Is doublethink actually possible?

Tuesday 27 June 2017, 8.00pm HKT


IS doublethink as portrayed in George Orwell’s “Nineteen Eighty Four” actually possible?

You and I and everybody else practise doublethink every day without noticing.

In everyday life, we call it compartmentalisation.


Doublethink is just holding two contradictory thoughts or beliefs at the same time.

It’s only in the novel that Orwell used it for his context of political indoctrination — plus the snazzier name ‘doublethink.’

Doublethink is hardly a new thing. It’s a mental ability seen and nurtured since ancient times.


“The test of a first-rate intelligence is the ability to hold two opposing ideas in mind at the same time and still retain the ability to function.”

— F. Scott Fitzgerald in “The Crack-Up,” Esquire Magazine, Feb. 1936.

In case anyone forgets, Fitzgerald was the author of “The Great Gatsby” (1925).

Look around you in real life.

Far too many people are totally unable to hold two different thoughts even about breakfast. “I think English breakfast is better than Continental.” Fine, then you’d have a aneurysm from having an English breakfast in the TROPICS.

Far too many latch on to just one position for everything — look at the debates over Jews vs. Palestinians, East vs. West, death penalty vs. life sentence, pro-abortion vs. anti-abortion, conscription vs. volunteer service, public vs. private healthcare — you name it.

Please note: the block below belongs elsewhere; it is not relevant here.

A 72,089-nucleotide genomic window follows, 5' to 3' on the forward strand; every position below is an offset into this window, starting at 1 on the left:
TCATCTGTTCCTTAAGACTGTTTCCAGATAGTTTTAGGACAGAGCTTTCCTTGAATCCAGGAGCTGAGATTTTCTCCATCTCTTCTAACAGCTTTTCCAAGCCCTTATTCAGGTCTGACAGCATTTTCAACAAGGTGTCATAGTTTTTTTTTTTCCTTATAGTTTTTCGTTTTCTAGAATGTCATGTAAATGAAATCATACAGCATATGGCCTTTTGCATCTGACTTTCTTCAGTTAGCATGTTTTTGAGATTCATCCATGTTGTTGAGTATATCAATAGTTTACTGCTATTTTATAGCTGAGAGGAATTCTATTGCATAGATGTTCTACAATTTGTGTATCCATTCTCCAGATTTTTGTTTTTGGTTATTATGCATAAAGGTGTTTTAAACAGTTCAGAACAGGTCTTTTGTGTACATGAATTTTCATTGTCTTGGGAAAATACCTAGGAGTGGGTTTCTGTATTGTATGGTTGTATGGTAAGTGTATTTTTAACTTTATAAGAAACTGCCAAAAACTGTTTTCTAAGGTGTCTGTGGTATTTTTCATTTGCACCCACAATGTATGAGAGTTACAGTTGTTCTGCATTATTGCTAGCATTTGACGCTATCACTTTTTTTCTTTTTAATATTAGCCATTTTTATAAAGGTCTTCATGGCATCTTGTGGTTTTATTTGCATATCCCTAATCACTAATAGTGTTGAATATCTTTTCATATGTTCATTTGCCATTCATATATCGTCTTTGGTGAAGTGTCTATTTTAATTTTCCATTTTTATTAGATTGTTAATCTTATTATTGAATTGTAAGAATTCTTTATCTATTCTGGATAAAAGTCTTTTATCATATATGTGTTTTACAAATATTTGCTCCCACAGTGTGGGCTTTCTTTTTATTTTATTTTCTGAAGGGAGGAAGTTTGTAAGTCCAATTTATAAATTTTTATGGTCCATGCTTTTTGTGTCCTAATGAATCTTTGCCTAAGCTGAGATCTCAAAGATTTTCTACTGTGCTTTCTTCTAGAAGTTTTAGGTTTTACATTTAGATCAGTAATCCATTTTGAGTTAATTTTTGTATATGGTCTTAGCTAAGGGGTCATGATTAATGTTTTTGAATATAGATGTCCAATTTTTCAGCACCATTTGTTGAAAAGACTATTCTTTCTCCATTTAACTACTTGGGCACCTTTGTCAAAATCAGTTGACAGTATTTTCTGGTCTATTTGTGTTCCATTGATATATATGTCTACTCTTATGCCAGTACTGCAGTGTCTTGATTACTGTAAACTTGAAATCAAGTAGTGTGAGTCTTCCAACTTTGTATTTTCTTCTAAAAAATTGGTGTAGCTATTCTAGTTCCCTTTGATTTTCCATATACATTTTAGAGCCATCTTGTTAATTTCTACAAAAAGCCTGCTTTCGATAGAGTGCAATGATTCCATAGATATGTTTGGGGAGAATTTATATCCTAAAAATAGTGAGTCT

More normally, doublethink comes in the more usual description of cognitive dissonance from the world of psychology since the mid-1950s.

For instance, these two things are archetypal examples of doublethink:—

  • trying to explain the inexplicable or the unexplainable
  • reaffirming held beliefs (confirmation bias)

Doublethink isn’t without positive usefulness in the real world. It’s used in phobia treatment and schooling matters for preschoolers.

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© The Naked Listener’s Weblog, 27 Jun 2017. (B17065)

Image: Overthinking via Who’s that girl? ♦ Brains by author

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